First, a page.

New Mechanisms of Action

LX2931

Indication*
Rheumatoid arthritis and other autoimmune diseases

Overview
LX2931 is an orally-delivered small molecule inhibitor of sphingosine-1-phosphate lyase (S1P lyase), an enzyme in the sphingosine-1-phosphate (S1P) pathway associated with the body's inflammatory response.  Inappropriate inflammatory cell response is associated with autoimmune diseases, a spectrum of disorders in which the immune system malfunctions and causes the body to attack its own organs, tissues, and cells.  LX2931 is under development for the potential treatment of autoimmune diseases such as rheumatoid arthritis.

LX2931 regulates lymphocytes by targeting S1P lyase, the enzyme that degrades S1P. The secreted messenger, S1P, interacts with S1P receptors such as S1P1 to regulate lymphocyte migration from lymphoid tissues (e.g., thymus and spleen). In preclinical models, inhibition of S1P lyase by LX2931 caused the concentration of S1P to rise in preferentially in lymphoid tissues, thereby reducing inflammation.


Clinical Data

Results from a Phase 2 study of LX2931 in patients with rheumatoid arthritis indicated that all doses were well tolerated and patients treated with 150 mg of LX2931 once daily showed an improvement in the primary efficacy endpoint, the percentage of patients achieving an American College of Rheumatology 20 (ACR20) response at week 12.  Additional post-hoc analysis revealed that patients with plasma levels of LX2931 >60 ng/ml had a statistically significant improvement in ACR20 scores (p<0.001) compared to those with lower plasma concentrations.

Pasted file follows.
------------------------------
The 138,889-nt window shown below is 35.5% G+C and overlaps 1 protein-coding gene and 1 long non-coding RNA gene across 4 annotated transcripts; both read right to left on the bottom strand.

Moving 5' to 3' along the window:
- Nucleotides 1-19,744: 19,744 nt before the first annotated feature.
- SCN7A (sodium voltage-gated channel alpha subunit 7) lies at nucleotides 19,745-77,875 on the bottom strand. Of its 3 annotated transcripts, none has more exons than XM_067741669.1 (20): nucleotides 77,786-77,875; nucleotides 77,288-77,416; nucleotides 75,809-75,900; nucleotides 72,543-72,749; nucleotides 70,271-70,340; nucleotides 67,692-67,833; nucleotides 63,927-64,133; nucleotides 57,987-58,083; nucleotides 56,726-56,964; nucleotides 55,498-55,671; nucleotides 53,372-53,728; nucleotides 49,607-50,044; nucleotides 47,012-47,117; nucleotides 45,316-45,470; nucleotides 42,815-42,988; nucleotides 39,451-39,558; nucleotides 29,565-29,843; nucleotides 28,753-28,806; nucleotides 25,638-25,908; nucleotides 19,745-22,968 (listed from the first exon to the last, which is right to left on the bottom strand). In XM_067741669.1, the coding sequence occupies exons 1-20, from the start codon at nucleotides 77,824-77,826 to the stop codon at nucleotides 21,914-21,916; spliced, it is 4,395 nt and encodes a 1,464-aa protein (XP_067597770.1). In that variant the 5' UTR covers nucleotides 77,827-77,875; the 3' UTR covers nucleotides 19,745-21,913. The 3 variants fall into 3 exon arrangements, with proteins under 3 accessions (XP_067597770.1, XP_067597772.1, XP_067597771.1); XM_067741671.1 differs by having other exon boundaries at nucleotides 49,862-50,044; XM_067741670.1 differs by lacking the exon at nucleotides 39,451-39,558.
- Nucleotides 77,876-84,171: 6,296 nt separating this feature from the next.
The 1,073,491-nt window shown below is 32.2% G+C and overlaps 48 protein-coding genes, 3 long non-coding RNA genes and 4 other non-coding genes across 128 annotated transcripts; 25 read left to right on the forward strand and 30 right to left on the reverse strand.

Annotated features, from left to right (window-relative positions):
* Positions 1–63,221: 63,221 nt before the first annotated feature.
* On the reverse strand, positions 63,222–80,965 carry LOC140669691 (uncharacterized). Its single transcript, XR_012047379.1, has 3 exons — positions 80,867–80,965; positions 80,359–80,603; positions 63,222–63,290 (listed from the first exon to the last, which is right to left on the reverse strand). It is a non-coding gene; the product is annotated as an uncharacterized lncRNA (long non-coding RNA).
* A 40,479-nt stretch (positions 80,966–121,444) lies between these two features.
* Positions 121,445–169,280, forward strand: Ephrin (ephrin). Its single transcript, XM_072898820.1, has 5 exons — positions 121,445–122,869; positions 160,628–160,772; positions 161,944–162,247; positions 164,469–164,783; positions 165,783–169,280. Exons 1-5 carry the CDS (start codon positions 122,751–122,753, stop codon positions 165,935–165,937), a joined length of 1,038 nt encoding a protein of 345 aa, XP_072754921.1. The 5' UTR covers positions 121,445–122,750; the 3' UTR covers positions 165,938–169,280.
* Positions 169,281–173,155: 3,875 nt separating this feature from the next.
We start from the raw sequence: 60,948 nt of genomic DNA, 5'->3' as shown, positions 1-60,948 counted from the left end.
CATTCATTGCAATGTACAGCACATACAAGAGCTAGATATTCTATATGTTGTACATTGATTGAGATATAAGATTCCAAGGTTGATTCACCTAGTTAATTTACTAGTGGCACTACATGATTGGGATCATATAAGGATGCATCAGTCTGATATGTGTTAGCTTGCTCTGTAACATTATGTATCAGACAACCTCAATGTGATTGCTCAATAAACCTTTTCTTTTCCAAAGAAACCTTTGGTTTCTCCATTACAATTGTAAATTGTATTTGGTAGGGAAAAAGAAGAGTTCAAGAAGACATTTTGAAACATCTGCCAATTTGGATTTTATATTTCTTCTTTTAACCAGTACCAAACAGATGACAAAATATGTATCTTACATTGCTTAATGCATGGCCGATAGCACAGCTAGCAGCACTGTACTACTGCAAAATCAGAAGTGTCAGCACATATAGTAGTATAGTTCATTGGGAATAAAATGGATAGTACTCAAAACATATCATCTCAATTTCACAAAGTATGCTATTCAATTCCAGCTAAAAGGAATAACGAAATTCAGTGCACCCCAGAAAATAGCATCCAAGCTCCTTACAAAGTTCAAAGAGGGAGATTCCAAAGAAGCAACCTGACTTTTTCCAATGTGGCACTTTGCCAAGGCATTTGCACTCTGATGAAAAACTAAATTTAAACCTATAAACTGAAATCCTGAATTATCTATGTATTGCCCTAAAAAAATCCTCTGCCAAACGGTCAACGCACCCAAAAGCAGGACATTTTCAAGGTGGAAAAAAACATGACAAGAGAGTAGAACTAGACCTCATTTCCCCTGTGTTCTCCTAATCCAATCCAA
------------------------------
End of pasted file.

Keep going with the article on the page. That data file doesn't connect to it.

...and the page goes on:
For more detailed information regarding the Phase 2 study, please see our press release here.

Status
LX2931 completed a dose escalation trial in patients with rheumatoid arthritis. LX2931 was well-tolerated and showed signals of clinical benefit.

About Rheumatoid Arthritis
Autoimmune and inflammatory diseases, such as rheumatoid arthritis multiple sclerosis and systemic lupus, result when the body’s immune system attacks its own organs, tissues and cells causing tissue damage (see figure). A substantial portion of the population suffers from these diseases, which are often chronic, debilitating, and life-threatening. Rheumatoid arthritis is a common autoimmune disease characterized by an inappropriate immune system attack on the joints. Symptoms include fever, malaise, fatigue, pain, stiffness, and eventually deformation of the joints.

The body's own immune system attacks a joint's synovial membrane, which becomes inflamed, secretes fluid, and the cartilage becomes rough and pitted.


Rheumatoid Arthritis Prevalence

According to the National Institutes of Health (NIH), more than 1 million Americans suffer from rheumatoid arthritis. If left untreated, rheumatoid arthritis can result in disfigurement and disability from irreversible joint damage. Autoimmune disorders, collectively, affect between 14.7 and 23.5 million people in the United States.

Related Publications
Click here to view related publications.

 

* Safety and efficacy have not been evaluated by any regulatory authorities for the indications described.